Ron
Ron Beattie

Boost to Self and Custom Builds

The self and custom build revolution continues to gather pace with new legislation coming into effect on 31st October which marked the commencement in full of The Self-build and Custom House-building Regulations 2016. It is expected that the new legislation will significantly boost the number of self build projects taking place in the UK each year by allowing access to much-needed land to the thousands of keen self builders.

The Regulations mean that within the next three years, local authorities in England are responsible for granting planning permission for sufficient ‘build ready’ plots to meet the demand gathered by the Right to Build Registers. So if you’re interested in either a self or custom build plot in the UK, contact your local authority as the more people are registered, the more plots will be made available!

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One of the Coach House styles offered by Beattie Passive for Graven Hill

Is Custom build for you?

A variation to self build, custom build usually involves working with a specialist developer who will provide the plot and services/utilities to the property but the process allows you to have an input in the completion of the property. The scale of which depends on the development and how far along the build process is at the time you become involved. You can often build the majority of the home yourself, work with a builder and project manage the process, or leave it all to a specialist. But the key factor is that the end result is a home that you chose, helped design and had active input at every stage of the process.

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Beattie Passive house type at Graven Hill

Custom build sites are growing in number and can be found across the UK; an example is the high profile Custom Build development underway at Graven Hill (Oxfordshire). This site, and others like it, are offering a selection of houses and apartments in carefully and sympathetically designed environments, focusing on high quality and energy efficient homes, local open space, a range of amenities and a real sense of community.

In our region, for those looking at Passivhaus custom build, Beattie Passive is able to offer our custom build Passivhaus properties on four plots in Suffolk available from early 2017. We will be organising an open day in January at one of our current Passivhaus projects in Suffolk and if you’d like to visit and see the project during construction, please contact us.

It’s an exciting time for self and custom builders who will benefit considerably from the legislation in place to provide suitable plots for the growing demand. A new era of house building is most certainly taking shape and will significantly impact the future of property development across the country for years to come.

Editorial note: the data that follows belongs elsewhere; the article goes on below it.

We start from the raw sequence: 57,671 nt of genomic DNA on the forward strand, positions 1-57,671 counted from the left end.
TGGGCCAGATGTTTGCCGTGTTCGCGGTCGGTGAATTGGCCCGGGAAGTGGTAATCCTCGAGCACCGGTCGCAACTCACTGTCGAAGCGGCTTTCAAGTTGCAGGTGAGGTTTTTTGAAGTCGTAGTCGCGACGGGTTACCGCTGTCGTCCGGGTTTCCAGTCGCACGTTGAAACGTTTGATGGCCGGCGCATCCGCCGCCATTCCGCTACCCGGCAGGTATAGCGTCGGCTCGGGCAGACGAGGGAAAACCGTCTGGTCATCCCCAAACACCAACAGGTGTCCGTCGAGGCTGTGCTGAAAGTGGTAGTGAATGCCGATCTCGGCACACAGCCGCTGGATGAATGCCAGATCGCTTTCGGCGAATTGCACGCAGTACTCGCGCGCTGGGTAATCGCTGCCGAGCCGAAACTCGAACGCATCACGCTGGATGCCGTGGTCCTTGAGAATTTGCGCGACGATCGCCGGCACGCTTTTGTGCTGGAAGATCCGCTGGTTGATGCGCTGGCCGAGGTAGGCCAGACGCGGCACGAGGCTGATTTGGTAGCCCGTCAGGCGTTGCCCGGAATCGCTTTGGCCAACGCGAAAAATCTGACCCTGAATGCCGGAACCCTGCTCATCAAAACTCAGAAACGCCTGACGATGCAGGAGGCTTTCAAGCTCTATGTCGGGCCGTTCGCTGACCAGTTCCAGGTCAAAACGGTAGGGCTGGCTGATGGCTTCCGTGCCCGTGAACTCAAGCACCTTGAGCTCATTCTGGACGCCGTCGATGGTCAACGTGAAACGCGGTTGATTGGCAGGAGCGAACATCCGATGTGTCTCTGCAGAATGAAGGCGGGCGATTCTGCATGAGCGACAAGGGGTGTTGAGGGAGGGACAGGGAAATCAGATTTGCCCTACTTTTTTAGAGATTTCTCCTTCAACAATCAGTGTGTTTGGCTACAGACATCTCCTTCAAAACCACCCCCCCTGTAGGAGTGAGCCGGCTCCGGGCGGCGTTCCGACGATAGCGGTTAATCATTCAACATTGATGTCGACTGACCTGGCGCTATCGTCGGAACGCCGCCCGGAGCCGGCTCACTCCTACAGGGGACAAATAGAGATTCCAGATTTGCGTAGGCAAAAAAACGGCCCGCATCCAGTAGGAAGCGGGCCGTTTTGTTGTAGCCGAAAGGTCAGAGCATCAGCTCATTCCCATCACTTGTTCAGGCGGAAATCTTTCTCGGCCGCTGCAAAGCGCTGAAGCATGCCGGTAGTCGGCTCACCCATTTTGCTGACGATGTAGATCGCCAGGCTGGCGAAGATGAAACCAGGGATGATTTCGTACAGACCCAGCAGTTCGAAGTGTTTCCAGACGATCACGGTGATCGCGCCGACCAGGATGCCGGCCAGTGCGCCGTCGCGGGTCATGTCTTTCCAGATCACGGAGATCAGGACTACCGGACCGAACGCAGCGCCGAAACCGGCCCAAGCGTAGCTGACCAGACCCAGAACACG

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Testing, Testing

Ron
Ron Beattie

When it comes to buying a car, you are reliant on either a manufacturer’s warranty or an MOT to confirm that it’s in good working order and performing as it should. You would imagine that it’s no different to building your own home and what lays out on the plan in front of you, showing build components, insulation materials and top of the range windows will indeed provide the energy efficiency and performance you are expecting from your design.

Sadly, this is not always the case with the UK suffering from a 200% performance gap in terms of what is designed, to what is actually built. And the only way to ensure that your self build is truly built as designed and therefore performing as it should, is through testing.

When looking at build options, standard build regulations will require air testing for each self-build (50% for each house type for developments) but if you are looking at building to Passivhaus Standards, there are strict criteria in place to ensure each building is performing as it should:

  • They must use 1/10th of the energy used by average houses
  • They require less than 15kWh/(m2yr) for heating or cooling
  • Must be airtight with air change rates limited to n50=0.6/hr n50 is 50 Pascal pressure
  • During warmer months (25C), excessive temperatures (overheating) may not occur more than 10% of the time
  • Does not exceed 120kWh/(m2yr) for all domestic applications (heating cooling, hot water and domestic electricity)

In addition, there are criteria for thermal insulation, heat recovery, air tightness, window/doors and absence of thermal bridging. All these elements would be tested before being signed off and approved as meeting the standards.

At Beattie Passive, we take testing to a whole new level. Our Build System goes beyond these Passivhaus standards through rigorous inspection of vital build elements. As part of every build, we carry out testing on air tightness, sound migration, cavity insulation, thermal imaging and U-values. These tests are performed at crucial stages of the build process, by independent engineers, to ensure construction methods are optimised, and any minor defaults can be rectified with minimal disruption and cost to the overall build. Through these ongoing and stringent testing procedures, each build assures the highest level of construction to meet the requirements for final Passivhaus certification. Only upon reaching the design standard, will we issue a quality assurance certificate; this ensures the buildings deliver the superior performance as designed. It’s our gold standard MOT certificate, achieved every time.